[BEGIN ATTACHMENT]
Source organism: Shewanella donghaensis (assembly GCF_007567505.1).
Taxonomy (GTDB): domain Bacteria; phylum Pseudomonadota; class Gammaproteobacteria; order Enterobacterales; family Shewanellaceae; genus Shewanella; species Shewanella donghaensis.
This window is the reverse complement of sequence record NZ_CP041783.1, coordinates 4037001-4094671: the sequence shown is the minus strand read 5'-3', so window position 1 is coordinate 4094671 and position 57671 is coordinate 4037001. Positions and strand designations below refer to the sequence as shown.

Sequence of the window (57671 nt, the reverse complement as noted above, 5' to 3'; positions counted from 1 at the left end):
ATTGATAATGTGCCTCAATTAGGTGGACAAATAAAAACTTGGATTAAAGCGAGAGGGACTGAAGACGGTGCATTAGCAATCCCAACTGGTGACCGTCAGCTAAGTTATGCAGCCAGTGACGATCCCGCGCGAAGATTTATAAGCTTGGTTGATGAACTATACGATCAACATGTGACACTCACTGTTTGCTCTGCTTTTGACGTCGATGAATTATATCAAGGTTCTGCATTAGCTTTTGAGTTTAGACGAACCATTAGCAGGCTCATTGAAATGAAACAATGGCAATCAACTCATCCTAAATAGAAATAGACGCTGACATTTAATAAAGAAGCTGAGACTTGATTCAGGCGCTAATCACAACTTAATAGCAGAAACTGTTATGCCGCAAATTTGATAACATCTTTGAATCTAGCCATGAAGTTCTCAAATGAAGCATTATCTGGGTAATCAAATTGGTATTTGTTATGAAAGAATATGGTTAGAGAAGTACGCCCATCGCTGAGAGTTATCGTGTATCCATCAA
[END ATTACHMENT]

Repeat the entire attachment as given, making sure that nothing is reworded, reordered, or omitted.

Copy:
Source organism: Shewanella donghaensis (assembly GCF_007567505.1).
Taxonomy (GTDB): domain Bacteria; phylum Pseudomonadota; class Gammaproteobacteria; order Enterobacterales; family Shewanellaceae; genus Shewanella; species Shewanella donghaensis.
This window is the reverse complement of sequence record NZ_CP041783.1, coordinates 4037001-4094671: the sequence shown is the minus strand read 5'-3', so window position 1 is coordinate 4094671 and position 57671 is coordinate 4037001. Positions and strand designations below refer to the sequence as shown.

Sequence of the window (57671 nt, the reverse complement as noted above, 5' to 3'; positions counted from 1 at the left end):
ATTGATAATGTGCCTCAATTAGGTGGACAAATAAAAACTTGGATTAAAGCGAGAGGGACTGAAGACGGTGCATTAGCAATCCCAACTGGTGACCGTCAGCTAAGTTATGCAGCCAGTGACGATCCCGCGCGAAGATTTATAAGCTTGGTTGATGAACTATACGATCAACATGTGACACTCACTGTTTGCTCTGCTTTTGACGTCGATGAATTATATCAAGGTTCTGCATTAGCTTTTGAGTTTAGACGAACCATTAGCAGGCTCATTGAAATGAAACAATGGCAATCAACTCATCCTAAATAGAAATAGACGCTGACATTTAATAAAGAAGCTGAGACTTGATTCAGGCGCTAATCACAACTTAATAGCAGAAACTGTTATGCCGCAAATTTGATAACATCTTTGAATCTAGCCATGAAGTTCTCAAATGAAGCATTATCTGGGTAATCAAATTGGTATTTGTTATGAAAGAATATGGTTAGAGAAGTACGCCCATCGCTGAGAGTTATCGTGTATCCATCAA